The murders committed by Dr Harold Shipman could have been prevented by the medical authorities years earlier, the public inquiry into the deaths of 459 of his patients has heard. Dr Shipman was fined for forging prescriptions back in 1976 after becoming addicted to pethidine. Opening the inquiry last week, Caroline Swift QC said that, despite the conviction, the General Medical Council decided to take no further action - a view also adopted by the Home Office.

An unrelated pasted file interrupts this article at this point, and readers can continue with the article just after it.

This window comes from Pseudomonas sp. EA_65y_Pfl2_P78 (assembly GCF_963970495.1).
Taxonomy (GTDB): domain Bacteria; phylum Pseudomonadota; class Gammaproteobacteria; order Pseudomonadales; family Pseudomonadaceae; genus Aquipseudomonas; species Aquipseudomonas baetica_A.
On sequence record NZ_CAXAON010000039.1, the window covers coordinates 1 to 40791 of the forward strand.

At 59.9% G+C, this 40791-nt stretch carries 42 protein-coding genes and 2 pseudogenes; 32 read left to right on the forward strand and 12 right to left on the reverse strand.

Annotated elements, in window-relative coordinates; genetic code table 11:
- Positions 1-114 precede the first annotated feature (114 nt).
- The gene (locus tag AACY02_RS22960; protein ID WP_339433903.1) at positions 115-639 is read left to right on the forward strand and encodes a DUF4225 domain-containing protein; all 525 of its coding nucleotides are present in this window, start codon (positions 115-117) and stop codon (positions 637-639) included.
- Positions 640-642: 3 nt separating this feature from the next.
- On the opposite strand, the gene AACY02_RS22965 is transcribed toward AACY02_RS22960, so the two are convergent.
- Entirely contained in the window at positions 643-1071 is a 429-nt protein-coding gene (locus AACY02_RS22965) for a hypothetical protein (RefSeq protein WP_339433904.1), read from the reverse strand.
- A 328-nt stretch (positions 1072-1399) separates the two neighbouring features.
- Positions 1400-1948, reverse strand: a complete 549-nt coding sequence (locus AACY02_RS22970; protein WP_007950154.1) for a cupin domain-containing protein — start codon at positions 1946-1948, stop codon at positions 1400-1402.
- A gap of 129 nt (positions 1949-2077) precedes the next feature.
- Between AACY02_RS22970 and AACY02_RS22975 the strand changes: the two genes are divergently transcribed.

Shipman is currently serving life for killing 15 of his patients. The inquiry being held in Manchester is unprecedented in NHS and judicial terms. It is expected to last two years and cost several million pounds.